This recipe, made with strips of zucchini in place of traditional starch-heavy pasta layers, is a creative way to enjoy the signature flavors of lasagna without the heavy, stuck-in-your-gut feeling that can happen with pasta. You can either load it up with vegetables to keep it vegetarian or add a layer of ground turkey or ground beef to up the protein.

Recipe & Nutritional Info: Slow Cooker Vegetable "Pasta" Lasagna

Lean Lasagna

Another easy swap for starch-laden pasta? Green lentil lasagna that is not only gluten-free, but it is also high in fiber and protein. (Image: LIVESTRONG.COM)

For a healthy, flavorful dish that will quickly become a Sunday night favorite, this recipe uses ground turkey over beef, adds lots of nutrient-rich vegetables like spinach, mushrooms and tomatoes and swaps in with low-fat mozzarella.

To make it a lower carb recipe, Jackie Newgent, RDN, culinary nutritionist and author of The All-Natural Diabetes Cookbook recommends using pulse-based pastas. While they're not necessarily the lowest in carbohydrates, they are lower in carbs when compared to regular lasagna noodles. Plus they're higher in fiber and protein.

She likes Explore Cuisine's Organic Green Lentil Lasagna for its gluten-free, plant-based protein that has 31 grams of carbohydrates versus 42 grams from a package of traditional lasagna noodles.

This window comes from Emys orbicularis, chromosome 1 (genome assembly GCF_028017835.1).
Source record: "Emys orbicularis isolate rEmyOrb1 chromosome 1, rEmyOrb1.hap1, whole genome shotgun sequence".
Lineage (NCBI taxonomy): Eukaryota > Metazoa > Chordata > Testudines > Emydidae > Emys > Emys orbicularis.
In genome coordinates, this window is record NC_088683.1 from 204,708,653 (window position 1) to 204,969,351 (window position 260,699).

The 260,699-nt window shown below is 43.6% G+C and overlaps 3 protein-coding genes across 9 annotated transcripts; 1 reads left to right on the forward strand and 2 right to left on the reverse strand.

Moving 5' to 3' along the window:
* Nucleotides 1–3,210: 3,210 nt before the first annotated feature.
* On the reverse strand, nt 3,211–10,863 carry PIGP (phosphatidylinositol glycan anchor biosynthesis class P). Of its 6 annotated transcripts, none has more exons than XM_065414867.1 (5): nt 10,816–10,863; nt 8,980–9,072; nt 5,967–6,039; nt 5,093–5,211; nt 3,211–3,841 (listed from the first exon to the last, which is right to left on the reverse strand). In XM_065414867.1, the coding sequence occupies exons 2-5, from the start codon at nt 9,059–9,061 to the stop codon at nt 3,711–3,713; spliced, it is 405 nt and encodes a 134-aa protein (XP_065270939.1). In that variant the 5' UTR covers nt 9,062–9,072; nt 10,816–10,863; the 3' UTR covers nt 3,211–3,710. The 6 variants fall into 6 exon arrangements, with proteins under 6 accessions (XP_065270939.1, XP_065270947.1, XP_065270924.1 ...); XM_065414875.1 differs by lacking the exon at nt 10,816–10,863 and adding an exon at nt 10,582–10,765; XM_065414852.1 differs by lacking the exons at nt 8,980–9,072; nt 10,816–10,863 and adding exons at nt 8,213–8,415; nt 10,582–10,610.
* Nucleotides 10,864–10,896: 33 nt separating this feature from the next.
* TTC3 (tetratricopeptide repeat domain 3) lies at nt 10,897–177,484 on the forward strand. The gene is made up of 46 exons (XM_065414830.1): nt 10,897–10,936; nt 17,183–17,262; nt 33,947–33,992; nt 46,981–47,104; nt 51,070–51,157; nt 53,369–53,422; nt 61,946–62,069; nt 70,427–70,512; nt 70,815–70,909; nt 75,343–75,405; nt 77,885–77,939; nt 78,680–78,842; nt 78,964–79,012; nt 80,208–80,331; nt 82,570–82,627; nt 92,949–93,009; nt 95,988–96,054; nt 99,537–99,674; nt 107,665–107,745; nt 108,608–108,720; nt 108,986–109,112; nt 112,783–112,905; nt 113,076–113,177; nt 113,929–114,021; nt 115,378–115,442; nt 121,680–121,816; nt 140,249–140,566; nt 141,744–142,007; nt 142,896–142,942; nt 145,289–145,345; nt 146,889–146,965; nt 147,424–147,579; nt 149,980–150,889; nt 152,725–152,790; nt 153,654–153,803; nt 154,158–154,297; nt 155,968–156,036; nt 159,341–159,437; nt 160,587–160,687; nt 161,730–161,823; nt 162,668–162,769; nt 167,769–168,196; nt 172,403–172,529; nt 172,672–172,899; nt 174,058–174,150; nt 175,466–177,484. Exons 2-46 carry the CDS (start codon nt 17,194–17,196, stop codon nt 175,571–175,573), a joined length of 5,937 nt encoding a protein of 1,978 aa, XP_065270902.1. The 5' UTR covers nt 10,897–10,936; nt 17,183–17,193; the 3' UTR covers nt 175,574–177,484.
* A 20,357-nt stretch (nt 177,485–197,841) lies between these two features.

Recipe & Nutritional Info: Lean Lasagna

Rotisserie Chicken Lasagna

Chicken, sauce, and chickpea pasta are a match made in nutritional heaven. (Image: LIVESTRONG.COM)

While this recipe originally calls for whole-grain pasta (which beats regular pasta in fiber and nutrients), it's easy enough to go one step further and substitute either the chickpea pasta or zoodles for even better-for-you results. Thanks to the chicken in this dish, the protein content is high, coming in at 30 grams per serving. That also makes it a fantastic post-workout meal.

Recipe & Nutritional Info: Rotisserie Chicken Lasagna

"Just Like the Real Thing" Low-Carb Keto Lasagna

Noodles made from a base of eggs, cheese and seasoning keep this dish flavorful without the added carbohydrates. (Image: Courtesy of Peace, Love and Low Carb)

The "noodles" in this recipe take a little more preparation, but you make them ahead of time or freeze them for handy low-carb noodles any day of the week, food blogger Kyndra D. Holley of Peace, Love and Low Carb says of her recipe.